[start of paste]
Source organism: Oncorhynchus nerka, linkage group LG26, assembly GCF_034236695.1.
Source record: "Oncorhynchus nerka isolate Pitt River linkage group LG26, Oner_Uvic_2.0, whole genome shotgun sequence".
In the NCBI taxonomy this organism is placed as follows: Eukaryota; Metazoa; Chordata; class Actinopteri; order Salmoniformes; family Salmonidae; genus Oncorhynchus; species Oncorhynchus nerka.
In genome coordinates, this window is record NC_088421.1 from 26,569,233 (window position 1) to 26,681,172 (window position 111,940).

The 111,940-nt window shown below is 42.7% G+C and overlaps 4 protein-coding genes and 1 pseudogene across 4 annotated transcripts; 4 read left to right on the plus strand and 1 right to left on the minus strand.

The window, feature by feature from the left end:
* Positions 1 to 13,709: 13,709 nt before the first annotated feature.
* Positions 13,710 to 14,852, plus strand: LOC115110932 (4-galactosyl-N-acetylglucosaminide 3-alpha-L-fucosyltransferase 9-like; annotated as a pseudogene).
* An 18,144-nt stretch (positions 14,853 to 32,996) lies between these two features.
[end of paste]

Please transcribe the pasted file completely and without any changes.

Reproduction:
Source organism: Oncorhynchus nerka, linkage group LG26, assembly GCF_034236695.1.
Source record: "Oncorhynchus nerka isolate Pitt River linkage group LG26, Oner_Uvic_2.0, whole genome shotgun sequence".
In the NCBI taxonomy this organism is placed as follows: Eukaryota; Metazoa; Chordata; class Actinopteri; order Salmoniformes; family Salmonidae; genus Oncorhynchus; species Oncorhynchus nerka.
In genome coordinates, this window is record NC_088421.1 from 26,569,233 (window position 1) to 26,681,172 (window position 111,940).

The 111,940-nt window shown below is 42.7% G+C and overlaps 4 protein-coding genes and 1 pseudogene across 4 annotated transcripts; 4 read left to right on the plus strand and 1 right to left on the minus strand.

The window, feature by feature from the left end:
* Positions 1 to 13,709: 13,709 nt before the first annotated feature.
* Positions 13,710 to 14,852, plus strand: LOC115110932 (4-galactosyl-N-acetylglucosaminide 3-alpha-L-fucosyltransferase 9-like; annotated as a pseudogene).
* An 18,144-nt stretch (positions 14,853 to 32,996) lies between these two features.